Backstage: Referendum

Women who live in different worlds

Anne Beirne May 12 1980
Backstage: Referendum

Women who live in different worlds

Anne Beirne May 12 1980

Women who live in different worlds

Backstage: Referendum

Anne Beirne

Her rigid, made-up face shows little life. Corinne Côté-Lévesque moves through the cafeteria lunch crowd like a starlet. The “yes” committee has dispatched this secretary-who-married-her-boss to the referendum circuit. Corinne is seen but seldom heard. She’s shy, but she looks bored. Surrounded by ministers and organizers, talking scarcely at all, Corinne is beautiful, aware of it, but not sure exactly what it is that people expect from her.

Madeleine Ryan has no such doubts. She acknowledges the cheering crowd of 5,000 in a Laval, Quebec, arena by demurely lowering her eyes—a stolid figure in a pale pink twin set. But when she looks up again, a delighted smile wipes away both her modesty and her plainness. Desperately trying not to hype his product, a back-room “no” boy explains weakly: “We use Madeleine Ryan because she hasn’t been elected to anything, because, she talks just from her own experiences.” But one of the volunteers working in the office with Madeleine’s full-time referendum secretary is more direct: “She’s as much in demand as Mr. Ryan.”

The contrast between the two leaders’ wives in the campaign for the May 20 Quebec referendum is as marked as the contrary attitudes of the women in the “yes” and “no” camps. The Parti Québécois is the political base of Quebec’s feminists, who hoped René Lévesque’s social democracy would bring the social changes they sought. Their trust was not misplaced. Says Mair Verthuy, principal of the Simone de Beauvoir Institute in Montreal, “The Parti Québécois has done more for women than any other [Quebec] government.” Lévesque’s latest effort in the cause of sexual equality, for example, is Bill 89, which will ensure that women can no longer have their houses and furniture sold out from under them by a disaffected husband. In the eyes of the law, husband and wife will be equal. But the bill also stipulates that a woman must use her maiden name for all civil transactions, for taking a job and for getting a driver’s licence. The bill legislates social change instead of just allowing for it.

For front-line feminists it’s sometimes difficult to understand politically inactive housewives who might cheer the victories without necessarily approving of the battles. This division was put in full relief early in the referendum campaign when PQ Minister Lise Payette called Madeleine Ryan an Yvette (a textbook-character kitchen drudge). The reaction to that crack astonished both camps. Women across the province turned out en masse at “no” rallies, proud to call themselves Yvettes, and both the “yes” and “no” forces have been scrambling ever since to keep up with this newly vocal 52 per cent of the electorate. The outraged “otti” feminists have accused Claude Ryan of exploit-

ing housewives, but both they and the PQ leaders are missing the point. As Verthuy put it: “I think we may have been cut off from the mainstream, may not have dealt with the problems of the majority of women.” They live in different worlds. Hello Dolly, the Yvettes’ theme song—although now verboten in the women’s movement and sneered at by Payette as being sexist—is simply not insulting to most women. The feminists may well lose their sovereigntyassociation battle to the very women they have been trying to help.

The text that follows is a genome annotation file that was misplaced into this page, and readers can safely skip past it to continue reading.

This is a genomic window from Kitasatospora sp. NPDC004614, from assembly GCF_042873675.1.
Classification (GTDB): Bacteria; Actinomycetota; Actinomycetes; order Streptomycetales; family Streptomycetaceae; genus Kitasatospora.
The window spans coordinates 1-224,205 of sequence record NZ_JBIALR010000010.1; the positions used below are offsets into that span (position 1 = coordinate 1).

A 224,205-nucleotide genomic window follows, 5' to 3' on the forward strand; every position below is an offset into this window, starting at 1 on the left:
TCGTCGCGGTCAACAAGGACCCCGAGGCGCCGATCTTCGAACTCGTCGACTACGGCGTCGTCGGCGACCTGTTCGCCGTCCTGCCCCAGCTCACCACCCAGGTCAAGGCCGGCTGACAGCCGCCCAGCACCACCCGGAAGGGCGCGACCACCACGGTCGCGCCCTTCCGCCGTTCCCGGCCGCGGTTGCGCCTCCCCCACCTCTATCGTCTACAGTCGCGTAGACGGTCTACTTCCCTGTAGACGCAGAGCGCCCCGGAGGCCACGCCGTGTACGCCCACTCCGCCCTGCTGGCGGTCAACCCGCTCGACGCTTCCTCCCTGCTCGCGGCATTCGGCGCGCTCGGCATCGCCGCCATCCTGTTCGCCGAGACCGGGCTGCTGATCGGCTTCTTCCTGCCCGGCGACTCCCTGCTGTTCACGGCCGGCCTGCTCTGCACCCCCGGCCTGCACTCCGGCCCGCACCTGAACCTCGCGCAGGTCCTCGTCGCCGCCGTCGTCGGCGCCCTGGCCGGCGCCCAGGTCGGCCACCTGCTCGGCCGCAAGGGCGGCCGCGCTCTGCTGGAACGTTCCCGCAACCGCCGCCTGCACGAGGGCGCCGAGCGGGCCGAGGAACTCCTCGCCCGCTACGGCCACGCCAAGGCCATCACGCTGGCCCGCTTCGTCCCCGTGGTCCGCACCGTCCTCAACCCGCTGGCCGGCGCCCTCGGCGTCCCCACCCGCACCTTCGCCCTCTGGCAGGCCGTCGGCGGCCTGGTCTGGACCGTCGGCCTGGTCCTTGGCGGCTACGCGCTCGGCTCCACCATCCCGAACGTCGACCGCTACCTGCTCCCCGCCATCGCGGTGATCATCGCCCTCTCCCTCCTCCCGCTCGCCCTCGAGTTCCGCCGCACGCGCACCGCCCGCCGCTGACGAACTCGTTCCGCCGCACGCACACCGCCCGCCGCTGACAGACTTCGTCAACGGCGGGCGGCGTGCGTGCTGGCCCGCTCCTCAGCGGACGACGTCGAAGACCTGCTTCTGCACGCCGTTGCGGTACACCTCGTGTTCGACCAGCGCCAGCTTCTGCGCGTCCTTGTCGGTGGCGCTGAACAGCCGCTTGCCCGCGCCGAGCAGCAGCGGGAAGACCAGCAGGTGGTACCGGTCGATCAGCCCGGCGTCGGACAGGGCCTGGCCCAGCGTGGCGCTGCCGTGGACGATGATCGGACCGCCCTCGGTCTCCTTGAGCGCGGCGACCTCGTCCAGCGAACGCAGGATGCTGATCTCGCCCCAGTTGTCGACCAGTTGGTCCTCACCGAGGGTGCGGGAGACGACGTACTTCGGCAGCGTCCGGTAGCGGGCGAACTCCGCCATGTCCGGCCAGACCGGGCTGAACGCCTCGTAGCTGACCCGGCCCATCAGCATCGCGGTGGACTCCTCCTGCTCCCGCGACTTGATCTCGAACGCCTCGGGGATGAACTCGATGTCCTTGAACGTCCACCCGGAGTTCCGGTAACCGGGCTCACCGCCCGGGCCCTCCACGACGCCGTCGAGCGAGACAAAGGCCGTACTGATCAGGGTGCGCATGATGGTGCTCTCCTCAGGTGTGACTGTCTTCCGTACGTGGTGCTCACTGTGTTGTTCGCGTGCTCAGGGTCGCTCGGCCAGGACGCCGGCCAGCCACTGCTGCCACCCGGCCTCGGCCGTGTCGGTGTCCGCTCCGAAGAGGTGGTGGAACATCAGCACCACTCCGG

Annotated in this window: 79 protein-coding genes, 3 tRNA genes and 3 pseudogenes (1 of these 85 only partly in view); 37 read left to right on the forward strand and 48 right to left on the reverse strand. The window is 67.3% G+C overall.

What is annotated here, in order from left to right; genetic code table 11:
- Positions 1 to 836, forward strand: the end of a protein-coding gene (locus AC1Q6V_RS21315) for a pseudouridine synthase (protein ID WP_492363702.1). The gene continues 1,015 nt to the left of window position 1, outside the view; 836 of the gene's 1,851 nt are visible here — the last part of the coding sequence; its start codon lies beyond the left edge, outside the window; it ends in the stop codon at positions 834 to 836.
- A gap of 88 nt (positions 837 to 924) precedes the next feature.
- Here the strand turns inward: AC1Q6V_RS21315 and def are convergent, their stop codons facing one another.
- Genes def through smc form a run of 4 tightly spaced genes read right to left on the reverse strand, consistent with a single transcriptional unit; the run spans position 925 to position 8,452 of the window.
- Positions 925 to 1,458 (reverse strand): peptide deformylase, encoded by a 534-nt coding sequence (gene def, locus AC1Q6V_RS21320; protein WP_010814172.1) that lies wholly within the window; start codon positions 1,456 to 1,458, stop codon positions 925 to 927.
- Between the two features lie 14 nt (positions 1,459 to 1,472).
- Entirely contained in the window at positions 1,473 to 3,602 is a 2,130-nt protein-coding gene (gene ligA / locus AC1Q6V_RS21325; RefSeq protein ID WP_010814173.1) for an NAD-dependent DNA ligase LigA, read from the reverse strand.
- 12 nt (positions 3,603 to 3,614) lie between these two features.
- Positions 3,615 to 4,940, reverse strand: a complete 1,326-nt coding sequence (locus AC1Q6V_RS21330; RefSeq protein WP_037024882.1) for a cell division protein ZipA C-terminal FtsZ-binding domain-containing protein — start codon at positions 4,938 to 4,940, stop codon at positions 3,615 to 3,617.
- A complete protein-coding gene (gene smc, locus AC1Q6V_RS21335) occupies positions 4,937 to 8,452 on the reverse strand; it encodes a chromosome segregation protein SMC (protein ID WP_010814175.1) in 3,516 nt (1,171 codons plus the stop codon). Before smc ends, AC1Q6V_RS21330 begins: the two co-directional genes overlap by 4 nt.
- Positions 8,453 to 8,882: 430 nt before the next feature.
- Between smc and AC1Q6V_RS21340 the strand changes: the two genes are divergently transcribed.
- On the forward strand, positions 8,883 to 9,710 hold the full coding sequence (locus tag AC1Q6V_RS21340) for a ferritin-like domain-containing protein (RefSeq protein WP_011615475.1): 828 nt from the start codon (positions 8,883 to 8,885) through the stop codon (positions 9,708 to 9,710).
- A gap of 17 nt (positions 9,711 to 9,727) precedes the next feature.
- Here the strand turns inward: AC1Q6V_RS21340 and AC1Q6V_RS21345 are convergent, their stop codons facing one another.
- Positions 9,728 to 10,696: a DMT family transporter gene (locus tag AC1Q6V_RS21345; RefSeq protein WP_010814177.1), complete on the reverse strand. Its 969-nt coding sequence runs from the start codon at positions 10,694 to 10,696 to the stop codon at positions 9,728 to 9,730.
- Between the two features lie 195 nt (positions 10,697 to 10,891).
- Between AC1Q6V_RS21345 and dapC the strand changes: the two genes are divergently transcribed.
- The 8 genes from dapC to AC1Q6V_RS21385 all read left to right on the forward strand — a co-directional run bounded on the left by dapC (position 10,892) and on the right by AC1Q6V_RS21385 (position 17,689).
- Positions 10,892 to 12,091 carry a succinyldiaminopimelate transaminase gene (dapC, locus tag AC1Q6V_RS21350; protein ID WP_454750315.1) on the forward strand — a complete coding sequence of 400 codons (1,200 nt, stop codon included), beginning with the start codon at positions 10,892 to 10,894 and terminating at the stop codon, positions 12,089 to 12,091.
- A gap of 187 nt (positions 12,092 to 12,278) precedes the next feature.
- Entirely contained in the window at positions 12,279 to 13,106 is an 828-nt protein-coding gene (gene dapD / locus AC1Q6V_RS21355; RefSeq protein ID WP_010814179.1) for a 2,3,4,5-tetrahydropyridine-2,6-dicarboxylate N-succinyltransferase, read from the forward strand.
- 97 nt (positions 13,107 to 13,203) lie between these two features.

“We didn’t go along with the bra-burning and other excesses of women’s liberation.We won’t go along with the excesses of sovereignty-association,” exults an Yvette as she introduces Madeleine Ryan. Ryan is extremely sensitive to charges that she’s just an appendage of her husband. She worked until she was 32, winning promotions through the same Catholic Action group that pushed Claude Ryan to prominence. She raised the five children she bore in IVz years. She served for seven years on Quebec’s respected Superior Education Council, helping to revolutionize provincial attitudes on y education. Politics came late: ¿“I decided after the election of “1976 that I had to get involved. I finally had the feeling it was now or never. I wasn’t sure exactly how I could help but I knew I would do something.”

Now she is the heroine of the federalist cause, the centrepiece of a developing campaign strategy that assures Quebec women they can be dignified mothers, housewives, career women, Québécoises and Canadiennes. It’s an outgrowth of the Ryan strategy designed to make a “no” vote positive rather than reactionary. Tea parties and ladies auxiliaries are “out” in this referendum campaign. “In” is the wooing of women voters as women.

René Lévesque tried to get his own Yvette movement going on the night of the 40th anniversary of Quebec women getting the right to vote. One of the speakers at the “nonpartisan” affair was Cultural Affairs Minister Camille Laurin. Squinting at the crowd of 14,000—not all of whom were women—Laurin oozed charmingly: “I salute you. You make political men. Behind every great man there is a great woman.” Senator Thérèse Casgrain, who won those women the right to vote, would have groaned. Casgrain has a simple explanation for the unparalleled mobilization of female voters in Quebec; for women who, for the first time, are identifying themselves as political sisters, venturing out to political rallies, and threatening to vote en bloc: “The women will say ‘no’ because their country, and therefore their homes and their families, are threatened.” And maybe also, just a little bit, because they are tired of being disdained by the people who want their vote.

Anne Beirne is Quebec correspondent for CFTO-TV, Toronto.